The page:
The significance of semantic HTML elements has been the subject of countless debates among SEO experts and web developers. As websites get more sophisticated, the importance of structuring content with semantic tags has become more obvious. But does Google really believe that semantic HTML components are revolutionising search engine optimization, or is their significance overstated?
During a recent SEO Office Hours session, Google’s John Mueller answered a question about the potential influence of the <article> semantic HTML element on Google’s search results. Although he offered a straightforward answer, it left room for more in-depth analyses of the wider impacts of adopting semantic HTML elements.
Let’s delve into the insights gleaned from Google to unravel the truth behind the semantics!
The query posed to Mueller specifically inquired about whether the <article> HTML element influences Google’s search rankings and whether it’s beneficial to enclose product listing content within such an element.
The question read: “Does using an <article> HTML tag have an impact on Google? Is it better to put the content of a product listing page in an <article> tag?”
Mueller’s direct response indicated that the <article> HTML element doesn’t hold a significant effect on Google Search rankings. He emphasised that this observation extends to various other HTML tags. However, focusing solely on SEO when considering the use of HTML elements could be limiting, as there are broader considerations like accessibility and semantic structure that come into play.
Mueller confirmed that some HTML elements were used for “semantic reasons” only. While “semantic” normally refers to a word’s meaning, in computing, it refers to a code’s intended use. Semantic HTML elements help developers and search engines understand their respective roles by communicating the code’s intention. As an illustration of semantic purpose, <header> defines the introductory information of a page or section, <nav> is used for navigation links, <main> is used for the main content (also called the body) of a page, <article> is for the independent content of the page or site, <section> is used to group nearby content of a similar theme, <aside> defines content that’s less important and the <footer> element indicates that its content relates to the footer portion of the webpage.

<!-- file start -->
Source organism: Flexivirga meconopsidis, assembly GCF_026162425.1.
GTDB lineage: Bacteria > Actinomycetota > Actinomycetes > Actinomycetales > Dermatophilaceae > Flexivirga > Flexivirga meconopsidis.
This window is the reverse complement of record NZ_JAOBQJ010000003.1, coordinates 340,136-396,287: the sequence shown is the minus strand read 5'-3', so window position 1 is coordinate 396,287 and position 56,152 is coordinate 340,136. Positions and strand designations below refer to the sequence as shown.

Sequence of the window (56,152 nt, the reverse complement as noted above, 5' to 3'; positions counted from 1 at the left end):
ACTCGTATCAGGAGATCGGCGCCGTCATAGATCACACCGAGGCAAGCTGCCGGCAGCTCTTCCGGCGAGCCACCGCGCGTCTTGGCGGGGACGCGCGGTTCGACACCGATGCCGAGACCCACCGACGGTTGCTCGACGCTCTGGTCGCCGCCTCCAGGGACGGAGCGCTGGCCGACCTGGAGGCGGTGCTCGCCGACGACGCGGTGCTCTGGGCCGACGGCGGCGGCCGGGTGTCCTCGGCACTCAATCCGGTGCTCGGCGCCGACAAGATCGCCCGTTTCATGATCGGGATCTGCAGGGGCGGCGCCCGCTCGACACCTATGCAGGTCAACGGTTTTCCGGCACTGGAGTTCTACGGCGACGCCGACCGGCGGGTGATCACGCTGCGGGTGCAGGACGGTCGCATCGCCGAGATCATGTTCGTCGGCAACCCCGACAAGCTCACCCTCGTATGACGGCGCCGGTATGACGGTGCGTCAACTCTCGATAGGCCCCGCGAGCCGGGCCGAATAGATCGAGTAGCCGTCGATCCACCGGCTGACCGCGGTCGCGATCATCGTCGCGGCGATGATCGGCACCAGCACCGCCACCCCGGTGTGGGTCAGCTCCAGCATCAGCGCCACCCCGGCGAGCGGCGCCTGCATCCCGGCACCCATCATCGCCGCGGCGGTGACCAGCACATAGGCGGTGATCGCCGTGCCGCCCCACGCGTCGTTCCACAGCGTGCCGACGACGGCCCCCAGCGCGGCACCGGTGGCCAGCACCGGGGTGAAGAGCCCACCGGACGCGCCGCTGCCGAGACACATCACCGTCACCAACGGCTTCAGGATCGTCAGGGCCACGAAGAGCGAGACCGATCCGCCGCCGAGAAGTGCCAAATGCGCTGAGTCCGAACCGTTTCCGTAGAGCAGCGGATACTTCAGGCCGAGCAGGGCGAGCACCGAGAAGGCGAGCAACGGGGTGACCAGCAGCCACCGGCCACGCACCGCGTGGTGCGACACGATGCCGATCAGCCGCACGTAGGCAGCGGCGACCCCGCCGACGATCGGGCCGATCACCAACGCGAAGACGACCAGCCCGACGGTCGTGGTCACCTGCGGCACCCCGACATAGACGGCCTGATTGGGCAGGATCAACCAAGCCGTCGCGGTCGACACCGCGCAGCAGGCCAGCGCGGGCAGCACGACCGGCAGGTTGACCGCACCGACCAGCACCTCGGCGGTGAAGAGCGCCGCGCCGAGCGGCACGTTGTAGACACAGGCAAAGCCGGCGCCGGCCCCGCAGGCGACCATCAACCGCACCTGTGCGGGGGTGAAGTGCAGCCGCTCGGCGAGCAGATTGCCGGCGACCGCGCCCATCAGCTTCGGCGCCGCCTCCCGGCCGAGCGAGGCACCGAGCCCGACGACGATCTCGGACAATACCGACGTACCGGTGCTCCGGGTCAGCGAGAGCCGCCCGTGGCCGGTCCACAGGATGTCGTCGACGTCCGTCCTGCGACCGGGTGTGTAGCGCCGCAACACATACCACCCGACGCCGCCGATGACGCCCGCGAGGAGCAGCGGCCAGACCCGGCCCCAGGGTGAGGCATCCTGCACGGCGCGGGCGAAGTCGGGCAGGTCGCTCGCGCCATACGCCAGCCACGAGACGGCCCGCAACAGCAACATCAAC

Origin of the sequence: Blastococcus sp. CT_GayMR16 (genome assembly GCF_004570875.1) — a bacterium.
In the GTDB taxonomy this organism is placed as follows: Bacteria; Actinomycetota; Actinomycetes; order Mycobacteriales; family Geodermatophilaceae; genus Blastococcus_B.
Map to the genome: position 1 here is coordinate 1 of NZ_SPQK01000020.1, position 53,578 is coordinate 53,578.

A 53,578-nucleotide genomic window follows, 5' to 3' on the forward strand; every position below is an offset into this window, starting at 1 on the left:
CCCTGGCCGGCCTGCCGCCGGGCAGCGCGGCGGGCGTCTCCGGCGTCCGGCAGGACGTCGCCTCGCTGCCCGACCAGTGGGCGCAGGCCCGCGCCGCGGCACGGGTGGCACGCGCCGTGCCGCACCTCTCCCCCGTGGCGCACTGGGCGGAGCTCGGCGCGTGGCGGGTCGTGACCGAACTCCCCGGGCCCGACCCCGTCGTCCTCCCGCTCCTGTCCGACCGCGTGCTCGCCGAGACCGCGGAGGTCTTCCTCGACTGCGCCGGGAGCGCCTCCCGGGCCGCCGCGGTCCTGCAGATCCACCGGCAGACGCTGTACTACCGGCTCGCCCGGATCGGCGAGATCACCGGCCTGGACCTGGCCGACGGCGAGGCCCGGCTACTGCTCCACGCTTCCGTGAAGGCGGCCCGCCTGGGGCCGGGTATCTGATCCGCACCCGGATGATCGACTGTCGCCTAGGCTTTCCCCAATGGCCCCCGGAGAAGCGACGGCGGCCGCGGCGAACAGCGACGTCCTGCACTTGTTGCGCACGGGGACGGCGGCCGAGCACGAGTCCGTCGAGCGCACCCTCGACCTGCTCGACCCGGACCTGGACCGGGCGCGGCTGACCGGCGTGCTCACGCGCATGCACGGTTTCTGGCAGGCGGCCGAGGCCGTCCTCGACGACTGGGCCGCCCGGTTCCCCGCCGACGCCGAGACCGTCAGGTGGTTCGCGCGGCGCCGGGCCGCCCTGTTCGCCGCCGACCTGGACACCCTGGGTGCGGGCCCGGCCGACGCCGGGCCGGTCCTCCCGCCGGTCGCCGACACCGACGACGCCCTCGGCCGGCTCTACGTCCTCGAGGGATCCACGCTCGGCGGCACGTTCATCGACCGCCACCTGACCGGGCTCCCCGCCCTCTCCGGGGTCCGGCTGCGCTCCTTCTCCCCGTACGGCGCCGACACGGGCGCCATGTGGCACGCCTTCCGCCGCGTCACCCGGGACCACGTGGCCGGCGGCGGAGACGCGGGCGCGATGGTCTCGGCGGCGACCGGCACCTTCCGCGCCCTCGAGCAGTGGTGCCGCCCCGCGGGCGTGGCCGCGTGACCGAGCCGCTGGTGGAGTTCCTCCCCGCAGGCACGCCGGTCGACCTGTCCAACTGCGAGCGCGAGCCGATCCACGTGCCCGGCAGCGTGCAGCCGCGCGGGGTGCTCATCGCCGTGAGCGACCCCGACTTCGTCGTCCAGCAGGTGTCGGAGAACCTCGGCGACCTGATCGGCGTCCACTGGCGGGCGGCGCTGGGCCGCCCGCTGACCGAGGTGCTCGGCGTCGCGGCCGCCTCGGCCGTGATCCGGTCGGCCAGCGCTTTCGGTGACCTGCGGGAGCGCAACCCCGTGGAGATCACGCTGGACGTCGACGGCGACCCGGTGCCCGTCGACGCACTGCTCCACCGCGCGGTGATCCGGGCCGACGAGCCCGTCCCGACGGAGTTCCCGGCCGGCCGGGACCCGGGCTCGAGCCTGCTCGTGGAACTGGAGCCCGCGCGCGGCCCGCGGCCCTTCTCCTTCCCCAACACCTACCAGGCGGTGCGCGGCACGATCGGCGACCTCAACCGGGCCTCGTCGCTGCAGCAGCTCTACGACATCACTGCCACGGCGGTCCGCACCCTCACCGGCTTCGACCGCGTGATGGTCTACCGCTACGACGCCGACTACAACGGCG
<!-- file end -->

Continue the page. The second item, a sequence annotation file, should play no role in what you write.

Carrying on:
Image Source: Semrush
Mueller explained that the <article> element performs a semantic function by indicating that the information included within its tags is the page’s primary content. Pages are divided up by search engines into areas like the footer, major text, and navigation. Martin Splitt from Google has previously mentioned this idea in podcasts. In order to support automated systems in understanding the structure and content divisions of a page, Splitt stressed the importance of using semantic headings and layout trees.
Mueller further stressed that contrary to popular belief, the article> element has no real effect on search engine optimisation (SEO) rankings. In fact, it serves as a tool to divide up webpages and inform Google about the particular section and subject of the content. It helps with the overall structure of the content on a webpage.
According to Mozilla Developer’s documentation, the article> element also increases web page usability. It, therefore, encourages its use in order to boost accessibility and help search engines understand the structure of a page.
What does Google think at this point? Is the impact of semantic HTML components real or exaggerated? Although the <article> element has little direct impact on search engine results, it is critical for improving the user experience, facilitating accessibility, and organising content. Despite the fact that semantic HTML is not a quick remedy, its influence on user engagement and search engines’ reading comprehension is clear.
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